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This 11% Yield CEF Has Big Upside Potential

If you like big yield and significant price appreciation potential, then this particular closed-end fund (CEF) is worth considering. It’s a sector-specific CEF that yields nearly 11% (paid monthly). And not only is the sector an attractive contrarian play for multiple reasons right now, the fund is trading at a double-digit discount to its NAV which suggests it may have even more upside rebound potential.

Tekla World Healthcare Fund (Yield: 10.9%):

The CEF we are talking about is the Tekla World Healthcare Fund (ticker: THW). The fund's objective is to seek current income and long-term capital appreciation through investment companies engaged in the healthcare industry, including equity securities and debt securities. The fund was launched in 2015, and asset under management have already grown to a healthy $440 million.

Sources of Income:

The current distribution yield on the fund is 10.9%. Perhaps the first thing you are wondering is how can a fund generate such a big yield? The answer is a combination of dividend payments, interest payments, prudent capital gains, and a moderate use of leverage. For reference, the following table shows the current asset class allocation within the fund.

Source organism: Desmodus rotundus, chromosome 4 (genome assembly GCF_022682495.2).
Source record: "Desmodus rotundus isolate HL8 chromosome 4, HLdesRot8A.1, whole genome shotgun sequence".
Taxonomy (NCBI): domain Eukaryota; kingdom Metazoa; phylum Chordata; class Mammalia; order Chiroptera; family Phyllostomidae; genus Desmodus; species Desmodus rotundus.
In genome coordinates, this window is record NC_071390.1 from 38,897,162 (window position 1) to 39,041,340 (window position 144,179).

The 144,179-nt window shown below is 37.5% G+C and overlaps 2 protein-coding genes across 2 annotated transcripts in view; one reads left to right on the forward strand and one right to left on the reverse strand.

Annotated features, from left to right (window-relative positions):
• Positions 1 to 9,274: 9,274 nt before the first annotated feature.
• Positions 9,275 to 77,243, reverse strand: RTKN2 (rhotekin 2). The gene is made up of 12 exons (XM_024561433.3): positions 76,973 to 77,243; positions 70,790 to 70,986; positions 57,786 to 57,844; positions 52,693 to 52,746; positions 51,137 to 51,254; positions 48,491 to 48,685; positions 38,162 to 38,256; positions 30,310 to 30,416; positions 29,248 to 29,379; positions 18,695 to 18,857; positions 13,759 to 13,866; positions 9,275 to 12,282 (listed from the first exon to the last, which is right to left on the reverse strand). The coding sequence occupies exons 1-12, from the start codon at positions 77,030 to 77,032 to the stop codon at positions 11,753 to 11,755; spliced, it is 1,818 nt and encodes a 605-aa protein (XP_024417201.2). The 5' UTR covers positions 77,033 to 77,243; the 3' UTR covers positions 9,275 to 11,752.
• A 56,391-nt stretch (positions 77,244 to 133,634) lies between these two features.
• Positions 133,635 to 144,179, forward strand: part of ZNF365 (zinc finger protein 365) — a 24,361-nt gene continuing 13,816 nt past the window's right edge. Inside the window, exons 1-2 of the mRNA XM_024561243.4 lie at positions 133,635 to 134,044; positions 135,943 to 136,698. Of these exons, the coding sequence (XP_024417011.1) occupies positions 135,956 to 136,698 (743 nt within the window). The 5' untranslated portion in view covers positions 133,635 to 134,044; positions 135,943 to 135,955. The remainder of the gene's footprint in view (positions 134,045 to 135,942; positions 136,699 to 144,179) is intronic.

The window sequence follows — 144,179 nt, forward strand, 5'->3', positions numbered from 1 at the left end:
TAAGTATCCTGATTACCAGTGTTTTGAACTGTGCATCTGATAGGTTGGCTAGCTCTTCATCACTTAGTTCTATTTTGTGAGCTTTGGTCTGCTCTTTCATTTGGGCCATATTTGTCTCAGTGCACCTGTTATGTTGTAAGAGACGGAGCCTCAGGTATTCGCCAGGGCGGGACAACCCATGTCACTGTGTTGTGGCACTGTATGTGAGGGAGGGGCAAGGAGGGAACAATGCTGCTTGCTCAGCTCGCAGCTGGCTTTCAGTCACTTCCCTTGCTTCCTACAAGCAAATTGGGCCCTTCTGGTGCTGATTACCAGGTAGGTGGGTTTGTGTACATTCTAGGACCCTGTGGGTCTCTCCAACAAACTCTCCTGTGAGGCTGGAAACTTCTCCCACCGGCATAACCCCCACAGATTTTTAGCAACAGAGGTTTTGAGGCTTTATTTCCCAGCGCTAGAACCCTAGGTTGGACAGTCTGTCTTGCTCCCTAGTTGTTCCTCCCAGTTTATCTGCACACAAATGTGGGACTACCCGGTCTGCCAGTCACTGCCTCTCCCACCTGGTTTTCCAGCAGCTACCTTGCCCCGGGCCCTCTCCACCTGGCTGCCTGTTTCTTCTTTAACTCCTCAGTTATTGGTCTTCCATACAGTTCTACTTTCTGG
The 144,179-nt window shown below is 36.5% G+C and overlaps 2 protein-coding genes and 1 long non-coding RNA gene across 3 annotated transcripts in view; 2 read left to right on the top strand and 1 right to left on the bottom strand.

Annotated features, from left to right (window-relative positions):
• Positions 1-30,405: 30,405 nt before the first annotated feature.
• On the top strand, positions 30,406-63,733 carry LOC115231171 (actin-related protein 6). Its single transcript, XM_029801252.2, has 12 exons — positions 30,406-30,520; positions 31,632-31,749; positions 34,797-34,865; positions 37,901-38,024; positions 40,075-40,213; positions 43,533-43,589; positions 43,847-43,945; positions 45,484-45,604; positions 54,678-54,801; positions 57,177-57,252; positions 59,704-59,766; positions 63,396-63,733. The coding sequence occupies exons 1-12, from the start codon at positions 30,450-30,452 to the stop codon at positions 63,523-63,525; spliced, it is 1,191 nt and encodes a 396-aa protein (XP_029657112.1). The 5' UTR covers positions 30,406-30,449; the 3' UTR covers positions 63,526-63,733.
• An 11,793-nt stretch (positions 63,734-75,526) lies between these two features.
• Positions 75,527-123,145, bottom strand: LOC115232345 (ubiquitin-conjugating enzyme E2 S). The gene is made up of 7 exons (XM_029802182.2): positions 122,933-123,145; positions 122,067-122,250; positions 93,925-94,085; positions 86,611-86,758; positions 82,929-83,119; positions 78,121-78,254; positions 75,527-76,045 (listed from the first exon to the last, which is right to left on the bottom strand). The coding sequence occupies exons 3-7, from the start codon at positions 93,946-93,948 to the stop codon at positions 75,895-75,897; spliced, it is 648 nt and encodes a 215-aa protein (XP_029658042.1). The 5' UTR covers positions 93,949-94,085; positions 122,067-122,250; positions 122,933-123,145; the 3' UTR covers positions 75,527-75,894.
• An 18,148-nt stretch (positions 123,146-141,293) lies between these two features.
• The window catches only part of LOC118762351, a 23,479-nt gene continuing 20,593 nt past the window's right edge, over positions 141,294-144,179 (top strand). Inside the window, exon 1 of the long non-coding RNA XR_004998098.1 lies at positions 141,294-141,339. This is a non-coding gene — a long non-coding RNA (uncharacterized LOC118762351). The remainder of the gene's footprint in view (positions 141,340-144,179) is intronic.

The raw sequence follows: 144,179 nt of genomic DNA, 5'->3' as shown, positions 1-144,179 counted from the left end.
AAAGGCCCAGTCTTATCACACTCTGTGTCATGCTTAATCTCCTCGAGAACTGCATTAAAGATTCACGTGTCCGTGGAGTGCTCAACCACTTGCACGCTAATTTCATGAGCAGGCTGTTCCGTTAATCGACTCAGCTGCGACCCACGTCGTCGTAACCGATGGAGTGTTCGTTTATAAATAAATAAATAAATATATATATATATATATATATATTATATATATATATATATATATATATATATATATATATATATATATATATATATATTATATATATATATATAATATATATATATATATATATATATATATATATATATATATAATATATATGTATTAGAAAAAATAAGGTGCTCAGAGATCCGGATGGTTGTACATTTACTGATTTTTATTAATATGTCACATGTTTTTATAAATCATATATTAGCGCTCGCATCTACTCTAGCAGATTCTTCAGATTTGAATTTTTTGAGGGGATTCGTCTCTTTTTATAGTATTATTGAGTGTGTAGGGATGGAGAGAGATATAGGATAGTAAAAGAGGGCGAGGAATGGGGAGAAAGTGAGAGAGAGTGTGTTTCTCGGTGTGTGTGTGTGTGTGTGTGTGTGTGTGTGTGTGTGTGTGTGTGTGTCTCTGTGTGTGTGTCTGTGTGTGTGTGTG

The “Other” category is primarily leverage (the current leverage ratio is 21.4%). This is a conservative amount of leverage to help manage the fund. Worth noting, CEFs are generally limited by regulation to a maximum of 30% leverage anyway which helps limit risk. And for reference, the following table shows the breakdown of the fund’s recent distribution among investment income, net realized gains, and return of capital.

The ability for the management of the fund to maintain high dividend payments sourced from various categories is part of the reason that this fund (and CEFs in general) can be attractive to income-focused investors (i.e. they like/need the steady high income payments), and it’s also the reason management charges a significant fee (more on the fee later).